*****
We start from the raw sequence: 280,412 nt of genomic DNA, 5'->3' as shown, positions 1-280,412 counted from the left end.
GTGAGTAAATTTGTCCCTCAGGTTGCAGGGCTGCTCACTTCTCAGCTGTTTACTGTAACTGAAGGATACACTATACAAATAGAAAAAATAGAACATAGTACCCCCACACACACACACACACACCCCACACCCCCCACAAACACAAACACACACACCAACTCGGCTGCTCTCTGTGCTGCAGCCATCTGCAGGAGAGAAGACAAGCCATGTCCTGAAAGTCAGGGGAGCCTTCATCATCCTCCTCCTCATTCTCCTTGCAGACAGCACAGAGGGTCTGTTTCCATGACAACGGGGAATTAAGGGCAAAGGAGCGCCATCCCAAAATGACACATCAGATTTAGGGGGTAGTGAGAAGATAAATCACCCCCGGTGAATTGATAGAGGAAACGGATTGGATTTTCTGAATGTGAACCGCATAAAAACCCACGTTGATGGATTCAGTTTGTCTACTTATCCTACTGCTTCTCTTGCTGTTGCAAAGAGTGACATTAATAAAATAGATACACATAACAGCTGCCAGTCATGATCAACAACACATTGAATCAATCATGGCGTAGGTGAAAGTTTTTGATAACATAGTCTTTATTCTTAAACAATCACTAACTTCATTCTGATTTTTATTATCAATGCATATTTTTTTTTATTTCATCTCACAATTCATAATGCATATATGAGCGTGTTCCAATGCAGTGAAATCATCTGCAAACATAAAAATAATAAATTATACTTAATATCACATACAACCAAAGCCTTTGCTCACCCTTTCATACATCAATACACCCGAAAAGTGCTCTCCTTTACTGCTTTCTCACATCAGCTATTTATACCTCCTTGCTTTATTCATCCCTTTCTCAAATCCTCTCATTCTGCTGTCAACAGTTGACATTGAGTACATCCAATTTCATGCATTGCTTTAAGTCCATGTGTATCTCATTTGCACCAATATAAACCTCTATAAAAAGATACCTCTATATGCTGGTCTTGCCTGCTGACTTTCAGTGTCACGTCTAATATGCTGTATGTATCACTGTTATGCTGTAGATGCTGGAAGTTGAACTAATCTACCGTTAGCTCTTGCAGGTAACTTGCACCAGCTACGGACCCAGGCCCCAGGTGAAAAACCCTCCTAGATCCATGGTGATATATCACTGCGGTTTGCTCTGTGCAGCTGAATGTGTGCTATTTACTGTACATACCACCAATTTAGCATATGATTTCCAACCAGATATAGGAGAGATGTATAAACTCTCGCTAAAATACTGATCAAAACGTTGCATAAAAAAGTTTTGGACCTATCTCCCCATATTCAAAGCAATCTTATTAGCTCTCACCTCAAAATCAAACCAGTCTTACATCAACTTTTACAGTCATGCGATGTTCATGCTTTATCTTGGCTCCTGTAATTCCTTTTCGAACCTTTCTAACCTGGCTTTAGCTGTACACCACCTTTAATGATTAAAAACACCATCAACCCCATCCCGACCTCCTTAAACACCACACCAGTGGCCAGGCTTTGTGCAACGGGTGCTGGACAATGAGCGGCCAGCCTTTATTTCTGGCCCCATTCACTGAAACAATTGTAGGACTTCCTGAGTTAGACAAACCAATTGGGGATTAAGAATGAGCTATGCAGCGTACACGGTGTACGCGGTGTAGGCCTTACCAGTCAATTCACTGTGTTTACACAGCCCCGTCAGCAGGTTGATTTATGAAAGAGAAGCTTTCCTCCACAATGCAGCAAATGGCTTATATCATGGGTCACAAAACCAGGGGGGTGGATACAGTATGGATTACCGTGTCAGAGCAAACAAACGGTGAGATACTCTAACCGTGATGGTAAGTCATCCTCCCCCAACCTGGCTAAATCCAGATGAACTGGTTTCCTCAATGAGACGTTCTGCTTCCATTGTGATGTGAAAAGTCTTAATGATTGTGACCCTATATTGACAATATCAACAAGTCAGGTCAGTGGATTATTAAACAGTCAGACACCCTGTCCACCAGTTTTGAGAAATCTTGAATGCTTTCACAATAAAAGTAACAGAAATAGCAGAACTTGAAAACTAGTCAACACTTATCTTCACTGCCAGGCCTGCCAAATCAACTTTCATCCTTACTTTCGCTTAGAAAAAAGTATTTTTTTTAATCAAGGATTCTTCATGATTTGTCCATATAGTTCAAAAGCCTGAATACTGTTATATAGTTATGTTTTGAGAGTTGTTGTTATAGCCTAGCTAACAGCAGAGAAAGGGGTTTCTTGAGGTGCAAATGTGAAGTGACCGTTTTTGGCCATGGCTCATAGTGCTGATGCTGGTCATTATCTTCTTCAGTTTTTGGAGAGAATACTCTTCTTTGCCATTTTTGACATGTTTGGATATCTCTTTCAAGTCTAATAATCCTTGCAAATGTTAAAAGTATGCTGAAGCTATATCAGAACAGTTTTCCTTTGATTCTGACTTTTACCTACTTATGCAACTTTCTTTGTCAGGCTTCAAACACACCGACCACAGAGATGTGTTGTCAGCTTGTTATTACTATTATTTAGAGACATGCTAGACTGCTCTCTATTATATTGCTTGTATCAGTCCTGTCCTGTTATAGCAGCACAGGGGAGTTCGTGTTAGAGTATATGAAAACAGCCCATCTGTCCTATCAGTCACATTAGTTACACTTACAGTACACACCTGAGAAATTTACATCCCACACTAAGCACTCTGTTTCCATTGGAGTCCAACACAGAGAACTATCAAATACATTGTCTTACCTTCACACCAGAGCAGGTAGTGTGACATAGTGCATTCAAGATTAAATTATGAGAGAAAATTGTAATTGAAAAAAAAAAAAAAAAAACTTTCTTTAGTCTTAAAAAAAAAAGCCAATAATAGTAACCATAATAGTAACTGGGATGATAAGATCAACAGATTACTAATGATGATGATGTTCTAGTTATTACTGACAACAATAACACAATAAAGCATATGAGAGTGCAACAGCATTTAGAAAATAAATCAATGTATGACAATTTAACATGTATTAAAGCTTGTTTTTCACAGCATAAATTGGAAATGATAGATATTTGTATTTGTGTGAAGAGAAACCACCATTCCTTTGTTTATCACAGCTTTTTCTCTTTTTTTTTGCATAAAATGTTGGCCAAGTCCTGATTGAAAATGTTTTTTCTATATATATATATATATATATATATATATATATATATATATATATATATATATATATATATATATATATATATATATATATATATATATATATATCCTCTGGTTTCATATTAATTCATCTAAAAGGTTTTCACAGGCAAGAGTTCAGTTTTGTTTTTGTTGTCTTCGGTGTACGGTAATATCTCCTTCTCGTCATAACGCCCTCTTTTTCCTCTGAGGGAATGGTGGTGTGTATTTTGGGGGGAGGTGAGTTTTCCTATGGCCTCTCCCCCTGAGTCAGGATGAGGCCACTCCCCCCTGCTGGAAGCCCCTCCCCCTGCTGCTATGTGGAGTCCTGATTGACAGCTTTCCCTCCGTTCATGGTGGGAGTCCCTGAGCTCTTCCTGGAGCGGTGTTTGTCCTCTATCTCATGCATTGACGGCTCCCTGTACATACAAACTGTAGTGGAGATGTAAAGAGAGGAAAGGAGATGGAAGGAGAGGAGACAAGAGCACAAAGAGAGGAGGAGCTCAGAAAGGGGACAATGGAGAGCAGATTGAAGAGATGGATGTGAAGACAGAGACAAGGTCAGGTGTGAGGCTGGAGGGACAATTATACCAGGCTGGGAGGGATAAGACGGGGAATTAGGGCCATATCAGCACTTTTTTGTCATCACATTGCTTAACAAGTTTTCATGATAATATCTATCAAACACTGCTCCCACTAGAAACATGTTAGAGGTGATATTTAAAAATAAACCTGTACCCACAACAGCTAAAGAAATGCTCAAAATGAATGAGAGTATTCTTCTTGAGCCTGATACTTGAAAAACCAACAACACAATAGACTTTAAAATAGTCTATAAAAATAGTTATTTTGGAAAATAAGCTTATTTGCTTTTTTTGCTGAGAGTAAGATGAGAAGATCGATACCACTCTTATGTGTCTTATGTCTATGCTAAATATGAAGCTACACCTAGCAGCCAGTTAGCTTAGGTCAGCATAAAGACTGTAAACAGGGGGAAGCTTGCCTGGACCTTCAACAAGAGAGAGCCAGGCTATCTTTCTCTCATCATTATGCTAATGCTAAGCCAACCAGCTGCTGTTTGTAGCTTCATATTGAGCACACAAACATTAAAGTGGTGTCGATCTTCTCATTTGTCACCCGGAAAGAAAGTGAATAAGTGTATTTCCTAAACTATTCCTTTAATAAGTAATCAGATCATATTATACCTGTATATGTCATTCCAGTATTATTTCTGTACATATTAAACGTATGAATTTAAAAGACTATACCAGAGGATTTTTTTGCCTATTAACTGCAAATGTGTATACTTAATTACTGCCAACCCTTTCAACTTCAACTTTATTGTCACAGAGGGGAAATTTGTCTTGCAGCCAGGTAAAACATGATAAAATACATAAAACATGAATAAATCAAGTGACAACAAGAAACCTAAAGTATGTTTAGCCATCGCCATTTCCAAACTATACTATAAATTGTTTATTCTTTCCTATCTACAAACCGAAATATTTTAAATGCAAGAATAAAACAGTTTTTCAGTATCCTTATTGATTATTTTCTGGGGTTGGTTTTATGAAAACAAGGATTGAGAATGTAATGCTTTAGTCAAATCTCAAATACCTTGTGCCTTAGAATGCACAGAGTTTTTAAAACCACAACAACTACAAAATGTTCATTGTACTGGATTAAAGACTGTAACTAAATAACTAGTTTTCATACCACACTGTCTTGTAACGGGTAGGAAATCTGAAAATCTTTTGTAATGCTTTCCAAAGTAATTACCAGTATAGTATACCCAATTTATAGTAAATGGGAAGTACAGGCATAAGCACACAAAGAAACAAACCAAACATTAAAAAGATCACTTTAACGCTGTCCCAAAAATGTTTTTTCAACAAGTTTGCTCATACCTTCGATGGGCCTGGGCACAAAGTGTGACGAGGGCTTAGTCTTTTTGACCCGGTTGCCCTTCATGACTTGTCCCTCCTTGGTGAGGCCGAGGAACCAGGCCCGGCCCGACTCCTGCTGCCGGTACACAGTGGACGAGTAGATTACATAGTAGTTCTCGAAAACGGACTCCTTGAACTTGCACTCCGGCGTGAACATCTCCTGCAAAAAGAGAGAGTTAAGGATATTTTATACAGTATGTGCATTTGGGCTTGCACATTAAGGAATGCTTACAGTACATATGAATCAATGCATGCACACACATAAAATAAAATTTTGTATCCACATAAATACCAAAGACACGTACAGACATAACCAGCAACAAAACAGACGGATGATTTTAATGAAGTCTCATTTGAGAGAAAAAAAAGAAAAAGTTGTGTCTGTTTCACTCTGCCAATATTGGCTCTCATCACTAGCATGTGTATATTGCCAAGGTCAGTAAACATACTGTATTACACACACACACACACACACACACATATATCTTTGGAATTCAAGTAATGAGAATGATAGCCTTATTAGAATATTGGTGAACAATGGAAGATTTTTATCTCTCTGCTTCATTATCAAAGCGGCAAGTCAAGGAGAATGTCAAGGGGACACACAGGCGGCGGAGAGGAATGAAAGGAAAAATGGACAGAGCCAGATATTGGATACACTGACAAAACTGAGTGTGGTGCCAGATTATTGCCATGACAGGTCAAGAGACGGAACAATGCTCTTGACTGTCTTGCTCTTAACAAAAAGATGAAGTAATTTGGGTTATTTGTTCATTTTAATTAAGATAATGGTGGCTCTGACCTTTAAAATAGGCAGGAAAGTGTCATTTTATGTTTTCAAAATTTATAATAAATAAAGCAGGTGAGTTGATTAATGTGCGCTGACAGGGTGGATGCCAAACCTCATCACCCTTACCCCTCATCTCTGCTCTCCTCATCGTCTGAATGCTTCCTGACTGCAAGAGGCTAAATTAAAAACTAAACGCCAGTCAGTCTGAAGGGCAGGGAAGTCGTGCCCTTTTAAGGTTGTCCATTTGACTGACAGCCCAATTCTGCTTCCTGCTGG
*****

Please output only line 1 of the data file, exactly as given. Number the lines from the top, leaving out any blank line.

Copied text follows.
We start from the raw sequence: 280,412 nt of genomic DNA, 5'->3' as shown, positions 1-280,412 counted from the left end.